The plant has deep roots on which develop nut-like tubers 10 to 15 inches below the surface and are difficult to remove from the soil. This plant is a legume, the stems of which are 8 to 12 inches high, with a tuft of leaves at the base. The leaves are twice divided, 3 to 5 inches long, and there are usually 3 to 5 pairs of leaflets. The leaflets are oblong in shape, and from 1/12 to 1/4 inch long. The leaves have characteristic glandular dots. The flowers are of the pea-type, yellow or orange-red, and about one half inch long. The ovary of the flower is covered with peculiar tack-shaped glands. The pods are flat, about 1 to 1 1/2 inches long, and few to several seeded.
Pignut Control Practices
Control shall mean preventing the production of viable seed and destroying the plant's ability to reproduce by vegetative means.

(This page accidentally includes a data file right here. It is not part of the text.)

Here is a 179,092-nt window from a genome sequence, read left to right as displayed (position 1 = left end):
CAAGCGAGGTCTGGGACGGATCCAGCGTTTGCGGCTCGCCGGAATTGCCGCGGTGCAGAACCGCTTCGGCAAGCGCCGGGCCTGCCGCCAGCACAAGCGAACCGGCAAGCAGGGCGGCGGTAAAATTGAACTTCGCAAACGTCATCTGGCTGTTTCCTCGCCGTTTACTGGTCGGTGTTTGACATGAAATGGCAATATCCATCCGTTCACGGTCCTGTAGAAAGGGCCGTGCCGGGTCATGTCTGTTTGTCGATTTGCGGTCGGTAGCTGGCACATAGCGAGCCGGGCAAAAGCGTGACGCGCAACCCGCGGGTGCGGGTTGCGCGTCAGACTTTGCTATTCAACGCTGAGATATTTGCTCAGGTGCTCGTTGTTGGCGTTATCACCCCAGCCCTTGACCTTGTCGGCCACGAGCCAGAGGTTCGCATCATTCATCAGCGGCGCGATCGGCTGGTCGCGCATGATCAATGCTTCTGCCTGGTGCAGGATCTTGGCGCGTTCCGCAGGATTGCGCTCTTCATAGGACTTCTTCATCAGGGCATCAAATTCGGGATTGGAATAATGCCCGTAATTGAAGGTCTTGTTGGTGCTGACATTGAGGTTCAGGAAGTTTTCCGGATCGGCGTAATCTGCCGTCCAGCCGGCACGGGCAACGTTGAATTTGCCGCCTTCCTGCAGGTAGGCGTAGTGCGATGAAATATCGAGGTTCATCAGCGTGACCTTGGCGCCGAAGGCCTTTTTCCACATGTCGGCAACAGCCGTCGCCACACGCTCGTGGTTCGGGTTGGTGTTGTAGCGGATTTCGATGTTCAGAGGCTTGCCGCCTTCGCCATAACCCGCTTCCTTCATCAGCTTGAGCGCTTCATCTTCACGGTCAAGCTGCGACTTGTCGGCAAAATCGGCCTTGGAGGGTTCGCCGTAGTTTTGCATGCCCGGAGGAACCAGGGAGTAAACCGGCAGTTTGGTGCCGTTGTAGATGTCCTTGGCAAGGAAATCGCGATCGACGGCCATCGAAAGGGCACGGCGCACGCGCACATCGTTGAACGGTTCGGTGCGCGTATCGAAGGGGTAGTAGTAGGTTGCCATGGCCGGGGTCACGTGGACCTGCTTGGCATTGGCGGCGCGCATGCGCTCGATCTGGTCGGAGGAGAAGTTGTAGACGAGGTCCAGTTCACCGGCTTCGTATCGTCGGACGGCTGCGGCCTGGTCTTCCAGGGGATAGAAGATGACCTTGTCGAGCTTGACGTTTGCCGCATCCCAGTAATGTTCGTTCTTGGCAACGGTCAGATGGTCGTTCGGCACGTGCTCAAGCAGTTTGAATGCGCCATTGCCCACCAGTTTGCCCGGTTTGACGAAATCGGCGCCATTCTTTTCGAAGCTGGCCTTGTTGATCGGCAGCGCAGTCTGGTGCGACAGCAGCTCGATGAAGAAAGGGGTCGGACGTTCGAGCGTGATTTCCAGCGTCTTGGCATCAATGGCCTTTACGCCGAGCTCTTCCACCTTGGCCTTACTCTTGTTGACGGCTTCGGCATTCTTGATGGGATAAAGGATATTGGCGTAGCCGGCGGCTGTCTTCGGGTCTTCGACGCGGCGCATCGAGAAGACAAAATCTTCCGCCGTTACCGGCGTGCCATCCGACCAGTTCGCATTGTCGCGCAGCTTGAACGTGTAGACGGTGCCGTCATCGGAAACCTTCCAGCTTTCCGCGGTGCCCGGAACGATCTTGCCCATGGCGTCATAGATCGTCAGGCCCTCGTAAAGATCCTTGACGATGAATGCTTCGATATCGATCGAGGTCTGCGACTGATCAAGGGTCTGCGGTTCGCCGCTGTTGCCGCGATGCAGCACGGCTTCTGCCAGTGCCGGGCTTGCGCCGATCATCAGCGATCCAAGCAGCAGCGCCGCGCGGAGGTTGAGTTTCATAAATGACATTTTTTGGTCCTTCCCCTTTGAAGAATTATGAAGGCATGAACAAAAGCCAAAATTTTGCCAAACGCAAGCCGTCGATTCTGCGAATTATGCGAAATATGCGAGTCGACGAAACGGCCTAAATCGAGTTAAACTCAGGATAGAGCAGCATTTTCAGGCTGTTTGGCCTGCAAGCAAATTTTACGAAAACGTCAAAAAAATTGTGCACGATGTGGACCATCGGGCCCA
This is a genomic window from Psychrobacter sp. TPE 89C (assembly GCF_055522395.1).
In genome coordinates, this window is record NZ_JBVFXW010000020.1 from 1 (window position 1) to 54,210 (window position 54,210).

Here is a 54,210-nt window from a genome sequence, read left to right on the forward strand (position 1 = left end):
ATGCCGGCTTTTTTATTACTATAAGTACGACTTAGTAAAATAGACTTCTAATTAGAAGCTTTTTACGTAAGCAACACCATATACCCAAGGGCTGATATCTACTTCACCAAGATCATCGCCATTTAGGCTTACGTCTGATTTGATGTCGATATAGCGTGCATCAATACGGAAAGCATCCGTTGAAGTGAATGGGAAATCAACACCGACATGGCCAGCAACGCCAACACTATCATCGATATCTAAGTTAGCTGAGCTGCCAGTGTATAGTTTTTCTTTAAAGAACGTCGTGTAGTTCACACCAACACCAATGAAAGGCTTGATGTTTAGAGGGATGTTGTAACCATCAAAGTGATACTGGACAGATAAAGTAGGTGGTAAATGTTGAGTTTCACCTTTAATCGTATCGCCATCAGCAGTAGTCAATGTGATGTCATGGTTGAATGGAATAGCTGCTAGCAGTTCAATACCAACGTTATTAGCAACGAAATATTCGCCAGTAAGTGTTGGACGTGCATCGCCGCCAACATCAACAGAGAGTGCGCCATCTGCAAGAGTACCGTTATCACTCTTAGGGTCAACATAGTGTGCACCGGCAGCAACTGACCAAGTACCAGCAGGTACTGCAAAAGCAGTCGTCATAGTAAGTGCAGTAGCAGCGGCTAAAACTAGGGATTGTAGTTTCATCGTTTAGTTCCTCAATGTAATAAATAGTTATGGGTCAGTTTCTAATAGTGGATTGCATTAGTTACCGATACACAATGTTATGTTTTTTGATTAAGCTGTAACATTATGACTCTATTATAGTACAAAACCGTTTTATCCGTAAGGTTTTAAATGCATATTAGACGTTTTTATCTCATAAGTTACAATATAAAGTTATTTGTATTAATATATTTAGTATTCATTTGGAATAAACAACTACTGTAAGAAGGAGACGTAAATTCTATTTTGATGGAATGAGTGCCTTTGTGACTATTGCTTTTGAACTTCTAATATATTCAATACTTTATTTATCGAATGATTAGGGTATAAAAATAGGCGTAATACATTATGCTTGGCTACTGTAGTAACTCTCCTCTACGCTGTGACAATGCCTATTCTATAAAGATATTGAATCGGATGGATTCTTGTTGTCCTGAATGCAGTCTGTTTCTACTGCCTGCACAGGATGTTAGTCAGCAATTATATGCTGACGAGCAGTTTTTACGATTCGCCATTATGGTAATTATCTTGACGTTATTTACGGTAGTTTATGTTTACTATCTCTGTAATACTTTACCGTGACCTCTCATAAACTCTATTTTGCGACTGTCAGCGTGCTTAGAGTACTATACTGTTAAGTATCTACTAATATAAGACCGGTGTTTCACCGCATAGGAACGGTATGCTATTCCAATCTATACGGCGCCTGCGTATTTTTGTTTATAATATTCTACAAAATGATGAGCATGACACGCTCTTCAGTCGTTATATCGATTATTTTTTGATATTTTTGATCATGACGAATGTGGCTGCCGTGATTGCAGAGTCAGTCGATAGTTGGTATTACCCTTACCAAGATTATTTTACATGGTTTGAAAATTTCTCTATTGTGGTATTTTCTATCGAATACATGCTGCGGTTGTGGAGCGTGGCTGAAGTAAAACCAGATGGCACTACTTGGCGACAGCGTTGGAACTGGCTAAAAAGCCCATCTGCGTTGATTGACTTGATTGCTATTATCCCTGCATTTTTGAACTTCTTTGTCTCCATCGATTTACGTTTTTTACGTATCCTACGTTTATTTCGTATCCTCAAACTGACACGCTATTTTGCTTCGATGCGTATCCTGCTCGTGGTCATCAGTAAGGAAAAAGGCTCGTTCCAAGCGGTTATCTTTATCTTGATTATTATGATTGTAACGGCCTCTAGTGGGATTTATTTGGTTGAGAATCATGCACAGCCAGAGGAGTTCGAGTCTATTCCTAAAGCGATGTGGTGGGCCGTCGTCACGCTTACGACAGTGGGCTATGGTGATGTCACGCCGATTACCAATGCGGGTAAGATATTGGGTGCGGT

Cultural Control Practices
Cultivation - Cultivate three to five inches deep at intervals so as to permit the weeds to grow not more than 10 days after each emergence of first plants, but not to exceed intervals of three weeks. Cultivation shall be continued until the plants have been eradicated or have been suppressed to such an extent that remaining plants may be more economically destroyed by other treatment, as the application of approved chemicals to individual plants or by hand cultivation.
Grubbing - Small infestations should be grubbed out, taking care to remove all the tuberous nut-like roots.
Herbicides Approved for Controlling Pignut
The following herbicide may be used for cost-share with landowners. Other products labeled and registered for use on this noxious weed in Kansas may be used in accordance with label directions but are not available for cost-share. Be sure to follow all label directions and precautions. For additional information consult the current KSU publication of "A Chemical Weed Control for Field Crops, Pastures, Rangeland, and Non-cropland".
Picloram (Tordon 22k). Restricted use pesticide. Do not apply to cropland. Follow label directions and precautions.